Metaphor, similes, imagery…these are the blood and guts of poetry. When discussing metaphor for the first time in school (third grade?), the teacher’s example was, “The room was an oven.” I remember feeling something like, “Wow! A lot more interesting than saying, ‘The room was really hot.’” Even at that age, there was a little of the poet in me 😉.
The significance of metaphor has grown for me over the years. It’s more than descriptive or comparative language. Metaphor hints at an existential freedom from the concrete, the merely physical. What we are is not limited to sense experience. We are not subject to empiricism’s empire. Sense experience is a jumping off point; it suggests something beyond, something metaphysical or spiritual. If it didn’t, why would we be able to abstract or see supra-concrete relationships between things?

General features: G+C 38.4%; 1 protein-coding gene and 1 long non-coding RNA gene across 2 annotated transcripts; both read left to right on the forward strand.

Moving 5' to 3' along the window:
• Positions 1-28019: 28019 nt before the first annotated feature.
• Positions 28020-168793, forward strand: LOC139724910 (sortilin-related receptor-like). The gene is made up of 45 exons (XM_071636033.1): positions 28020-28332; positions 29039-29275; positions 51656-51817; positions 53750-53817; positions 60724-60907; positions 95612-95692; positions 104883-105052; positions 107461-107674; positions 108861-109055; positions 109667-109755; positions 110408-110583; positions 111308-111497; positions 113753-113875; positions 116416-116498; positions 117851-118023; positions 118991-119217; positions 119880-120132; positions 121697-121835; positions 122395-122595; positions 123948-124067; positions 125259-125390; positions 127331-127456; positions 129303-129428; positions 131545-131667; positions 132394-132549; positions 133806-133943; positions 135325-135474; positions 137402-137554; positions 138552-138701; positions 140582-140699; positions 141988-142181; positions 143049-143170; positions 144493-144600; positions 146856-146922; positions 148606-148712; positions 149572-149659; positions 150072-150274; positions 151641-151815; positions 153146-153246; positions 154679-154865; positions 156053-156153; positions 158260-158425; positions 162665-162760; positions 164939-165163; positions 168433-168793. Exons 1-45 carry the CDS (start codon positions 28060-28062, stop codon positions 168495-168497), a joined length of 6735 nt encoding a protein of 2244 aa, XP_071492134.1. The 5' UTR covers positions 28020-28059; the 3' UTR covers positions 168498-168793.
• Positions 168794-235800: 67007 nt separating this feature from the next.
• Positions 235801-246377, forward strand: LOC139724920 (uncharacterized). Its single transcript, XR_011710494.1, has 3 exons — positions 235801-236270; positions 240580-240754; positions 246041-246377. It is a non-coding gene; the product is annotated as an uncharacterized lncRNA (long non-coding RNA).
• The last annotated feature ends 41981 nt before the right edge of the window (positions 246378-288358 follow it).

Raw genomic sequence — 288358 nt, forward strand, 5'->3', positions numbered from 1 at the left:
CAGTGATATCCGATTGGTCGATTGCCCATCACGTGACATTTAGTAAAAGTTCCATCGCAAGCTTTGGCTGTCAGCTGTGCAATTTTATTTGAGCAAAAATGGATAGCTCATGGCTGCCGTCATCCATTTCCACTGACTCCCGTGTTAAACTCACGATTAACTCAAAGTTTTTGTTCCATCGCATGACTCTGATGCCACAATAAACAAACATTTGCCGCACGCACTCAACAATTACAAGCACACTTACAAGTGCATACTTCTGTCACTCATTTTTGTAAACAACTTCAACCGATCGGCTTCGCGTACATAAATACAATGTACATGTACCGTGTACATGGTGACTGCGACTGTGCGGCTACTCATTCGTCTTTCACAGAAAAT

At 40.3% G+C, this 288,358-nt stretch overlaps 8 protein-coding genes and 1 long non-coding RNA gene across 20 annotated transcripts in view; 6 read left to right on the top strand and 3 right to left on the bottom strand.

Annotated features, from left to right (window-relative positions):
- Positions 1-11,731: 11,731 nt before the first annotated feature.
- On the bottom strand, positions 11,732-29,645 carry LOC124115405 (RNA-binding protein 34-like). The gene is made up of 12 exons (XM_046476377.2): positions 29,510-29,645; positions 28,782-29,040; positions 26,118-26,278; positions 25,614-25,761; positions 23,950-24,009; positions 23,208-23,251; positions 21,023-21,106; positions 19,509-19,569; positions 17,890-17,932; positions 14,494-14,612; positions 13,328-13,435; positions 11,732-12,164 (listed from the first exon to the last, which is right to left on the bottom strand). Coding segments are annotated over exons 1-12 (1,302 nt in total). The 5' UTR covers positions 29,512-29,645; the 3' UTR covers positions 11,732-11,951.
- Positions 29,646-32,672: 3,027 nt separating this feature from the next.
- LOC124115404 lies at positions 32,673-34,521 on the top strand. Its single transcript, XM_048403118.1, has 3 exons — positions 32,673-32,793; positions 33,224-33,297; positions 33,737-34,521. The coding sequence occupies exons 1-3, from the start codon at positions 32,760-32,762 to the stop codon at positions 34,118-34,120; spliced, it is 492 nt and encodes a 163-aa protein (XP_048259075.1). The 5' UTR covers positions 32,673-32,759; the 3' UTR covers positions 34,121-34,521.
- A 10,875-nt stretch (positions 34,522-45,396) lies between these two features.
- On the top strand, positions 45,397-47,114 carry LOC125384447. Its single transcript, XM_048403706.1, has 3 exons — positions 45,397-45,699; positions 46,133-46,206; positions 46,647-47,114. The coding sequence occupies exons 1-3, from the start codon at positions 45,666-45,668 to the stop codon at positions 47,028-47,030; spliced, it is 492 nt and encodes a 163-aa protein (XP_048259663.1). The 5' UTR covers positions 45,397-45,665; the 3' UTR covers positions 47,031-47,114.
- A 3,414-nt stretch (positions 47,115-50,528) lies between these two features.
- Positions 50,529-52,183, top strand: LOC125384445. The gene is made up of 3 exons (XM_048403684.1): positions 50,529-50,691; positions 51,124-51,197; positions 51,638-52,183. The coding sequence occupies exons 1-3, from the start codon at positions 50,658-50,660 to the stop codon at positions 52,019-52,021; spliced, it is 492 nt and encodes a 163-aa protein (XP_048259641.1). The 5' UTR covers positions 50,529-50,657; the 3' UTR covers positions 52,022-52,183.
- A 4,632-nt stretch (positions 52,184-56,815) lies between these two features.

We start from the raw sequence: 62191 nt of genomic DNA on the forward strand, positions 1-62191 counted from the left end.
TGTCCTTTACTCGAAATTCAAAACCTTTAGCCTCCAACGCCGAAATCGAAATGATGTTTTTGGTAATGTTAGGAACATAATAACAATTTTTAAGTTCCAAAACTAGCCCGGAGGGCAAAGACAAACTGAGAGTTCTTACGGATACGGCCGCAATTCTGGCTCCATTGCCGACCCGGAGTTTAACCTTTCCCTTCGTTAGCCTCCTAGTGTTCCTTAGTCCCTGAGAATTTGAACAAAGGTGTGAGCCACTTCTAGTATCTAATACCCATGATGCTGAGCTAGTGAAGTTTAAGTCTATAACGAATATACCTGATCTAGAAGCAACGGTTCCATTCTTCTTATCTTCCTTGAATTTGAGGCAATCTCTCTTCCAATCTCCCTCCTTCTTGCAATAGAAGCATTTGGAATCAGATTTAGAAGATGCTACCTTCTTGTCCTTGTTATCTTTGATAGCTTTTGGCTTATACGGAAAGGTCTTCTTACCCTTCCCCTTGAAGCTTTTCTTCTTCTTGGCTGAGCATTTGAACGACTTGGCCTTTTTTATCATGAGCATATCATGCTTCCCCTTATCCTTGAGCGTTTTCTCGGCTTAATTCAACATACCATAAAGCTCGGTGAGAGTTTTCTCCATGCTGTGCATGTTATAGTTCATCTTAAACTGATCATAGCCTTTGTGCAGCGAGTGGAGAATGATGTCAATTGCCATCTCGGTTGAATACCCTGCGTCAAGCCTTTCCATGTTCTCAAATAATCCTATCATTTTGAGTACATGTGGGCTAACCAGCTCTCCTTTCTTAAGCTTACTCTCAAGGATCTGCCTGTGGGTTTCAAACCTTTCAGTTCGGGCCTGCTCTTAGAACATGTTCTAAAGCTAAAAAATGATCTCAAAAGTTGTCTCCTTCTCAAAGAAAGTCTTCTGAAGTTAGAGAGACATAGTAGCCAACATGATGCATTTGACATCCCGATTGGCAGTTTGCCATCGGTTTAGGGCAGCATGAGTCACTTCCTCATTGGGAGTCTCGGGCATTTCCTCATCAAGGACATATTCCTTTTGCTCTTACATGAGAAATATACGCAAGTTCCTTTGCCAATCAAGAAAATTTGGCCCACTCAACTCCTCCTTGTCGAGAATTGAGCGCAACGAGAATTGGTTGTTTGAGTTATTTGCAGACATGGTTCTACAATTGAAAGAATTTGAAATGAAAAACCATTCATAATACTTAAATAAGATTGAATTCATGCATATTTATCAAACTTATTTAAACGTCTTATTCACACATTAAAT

Earlier this summer, I tried to capture some of this in a poem. It is part musing about metaphor, part tribute: I borrow metaphors or imagery from some favorite poems as examples of how metaphor points to an identity outside the empirical.
As a challenge, I would love it if readers would comment and identify as many of the poems I borrow from as they can *without using a search engine*. The one who can name the most wins the prize of…feeling indomitably awesome 😆
Metaphor If a falling leaf is loneliness if leaning grasses are love if one short sleep past is death we might still be free: Free to take the road less traveled free to fork lightning with words free to be signs and symbols children of something more.